like Integer::is_prime() which works fastest if it is allowed to
maintain a global static array of small primes, say those less than
60,000. But that array is declared const and never changes, so it is
immune to requiring a critical section (spin-lock with failover to
But for your std::basic_string example, note that, if the
implementation of std::basic_string used a global variable, I would
never place the burden of supplying mutexes on the user of that
component. Again, I would follow Microsoft's approach, and provide a
library for single-threaded applications, and one for multi-threaded
applications. The single-threaded application library would not have
protection. The multi-threaded one would. This works very well today.
Unless a library is thread safe, it cannot be used in
multithreaded code. Note that just grabbing a mutex at the
start of every function, and releasing it at the end, is neither
necessary nor sufficient to make a library thread safe. To make
a library thread-safe, you must document the guarantees that are
given: thus, for example SGI (and everyone else) guarantees that
you can create two separate instances of std::vector in two
different threads, and use them, without external
I *definitely* agree with the spirit of this paragraph. No programmer
should ever be burden with throwing in mutexes to protect against
exclusivity issues that might or might not be imminent. I think where
we might disagree is in answer the question,
"What should be done about mutual exclusion issues?"
I feel that the double-library approach is optimal. If I did not state
this explicitly in my earlier posts, my apologies. I just presumed that
everyone who was writing multi-threaded applications was doing this, as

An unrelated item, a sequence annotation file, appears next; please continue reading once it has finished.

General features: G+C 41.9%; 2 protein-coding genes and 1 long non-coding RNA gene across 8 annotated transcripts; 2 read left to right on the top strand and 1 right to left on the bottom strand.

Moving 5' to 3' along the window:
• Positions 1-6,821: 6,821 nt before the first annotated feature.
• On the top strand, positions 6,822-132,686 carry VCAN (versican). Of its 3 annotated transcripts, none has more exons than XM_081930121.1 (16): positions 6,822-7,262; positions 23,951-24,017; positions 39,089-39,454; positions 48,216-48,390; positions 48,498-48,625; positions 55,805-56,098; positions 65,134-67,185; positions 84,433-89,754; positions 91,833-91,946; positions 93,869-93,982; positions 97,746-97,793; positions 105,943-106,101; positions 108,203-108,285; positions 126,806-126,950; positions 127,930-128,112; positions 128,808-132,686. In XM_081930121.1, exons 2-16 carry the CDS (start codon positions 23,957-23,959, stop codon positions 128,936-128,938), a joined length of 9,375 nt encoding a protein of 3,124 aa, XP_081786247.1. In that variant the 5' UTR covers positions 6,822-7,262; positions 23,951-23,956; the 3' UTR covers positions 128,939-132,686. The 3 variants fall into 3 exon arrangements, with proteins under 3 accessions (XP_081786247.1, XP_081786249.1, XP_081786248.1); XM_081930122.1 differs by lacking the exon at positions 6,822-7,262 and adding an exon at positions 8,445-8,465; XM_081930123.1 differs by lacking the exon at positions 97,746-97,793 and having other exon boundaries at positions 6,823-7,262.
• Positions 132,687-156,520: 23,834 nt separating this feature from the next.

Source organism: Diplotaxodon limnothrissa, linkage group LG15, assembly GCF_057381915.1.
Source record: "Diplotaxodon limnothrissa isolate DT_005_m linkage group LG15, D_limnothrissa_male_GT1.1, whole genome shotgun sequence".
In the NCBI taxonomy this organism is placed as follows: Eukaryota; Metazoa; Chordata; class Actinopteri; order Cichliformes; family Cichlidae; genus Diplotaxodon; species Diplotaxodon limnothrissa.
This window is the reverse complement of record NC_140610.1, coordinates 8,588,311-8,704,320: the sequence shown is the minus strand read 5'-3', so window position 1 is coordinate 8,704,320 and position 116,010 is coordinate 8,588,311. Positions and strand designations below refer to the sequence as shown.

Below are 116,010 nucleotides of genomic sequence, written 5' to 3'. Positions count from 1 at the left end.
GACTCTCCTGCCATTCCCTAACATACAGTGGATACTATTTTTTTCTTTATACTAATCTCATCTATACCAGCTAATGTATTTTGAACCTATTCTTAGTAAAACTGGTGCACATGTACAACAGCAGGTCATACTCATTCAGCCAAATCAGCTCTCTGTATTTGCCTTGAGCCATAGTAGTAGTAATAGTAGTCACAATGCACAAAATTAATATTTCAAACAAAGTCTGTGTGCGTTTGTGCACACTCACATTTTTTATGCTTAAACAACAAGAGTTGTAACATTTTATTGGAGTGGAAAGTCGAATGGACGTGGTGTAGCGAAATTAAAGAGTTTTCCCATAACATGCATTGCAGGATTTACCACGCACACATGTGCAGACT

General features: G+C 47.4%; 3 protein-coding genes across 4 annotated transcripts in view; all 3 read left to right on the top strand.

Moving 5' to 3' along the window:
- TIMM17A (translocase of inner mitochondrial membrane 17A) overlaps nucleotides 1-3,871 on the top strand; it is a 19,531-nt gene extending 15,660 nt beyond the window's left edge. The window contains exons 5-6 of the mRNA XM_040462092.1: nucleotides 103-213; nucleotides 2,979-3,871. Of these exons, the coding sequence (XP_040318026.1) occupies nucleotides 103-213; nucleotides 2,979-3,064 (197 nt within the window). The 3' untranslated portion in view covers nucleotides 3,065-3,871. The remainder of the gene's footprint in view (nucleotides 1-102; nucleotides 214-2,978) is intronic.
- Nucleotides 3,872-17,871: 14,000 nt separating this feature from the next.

you cannot write them under Windows without doing this.
The double-library approach would not burden single-threaded
applications with unnecessary critical sections (not to mention extra
global state), and would still work for multi-threaded applications.
And of course, the compiler must also make similar guarantees.
If you're working on Intel architecture, for example, the
compiler only has a very few registers to work with, and will
spill to memory if the expression is sufficiently complicated.
Every compiler I know spills to stack, but there is nothing in
the C++ standard to require this, and if the compiler spills to
static memory, you can end up with code which may or may not
work, depending on the level of optimization.
I wrote in another response to your bringing up this issue that I would
find it very odd if a compiler writer solved the register overflow
problem by spilling to static memory. It is simply not necessary when
the stack is available. Furthermore, in general, it would break a
guarantee that we do have: support for recursion.
If F calls G, G calls H, and H calls F, then spilling to static memory
in F would result in a dead end. The stack has to be used.
Why don't you read what the experts are saying, instead of
arguing against strawmen of your own creation.
I am. The most I have seen so far, aside from the cache coherency
problem (which has been around for a long time), is that if two threads
operate against an unprotected global variable, there is a potential
for corruption. I did not say this. Others did.
Is it expectation that C++ will somehow develop some universally
applicable lock-free mechanism?
What, may I ask, gives you this idea? I've not even seen it
I am trying to figure out what are peoples expectations of C++ beyond
providing a thread-safe library.
-Le Chaud Lapin-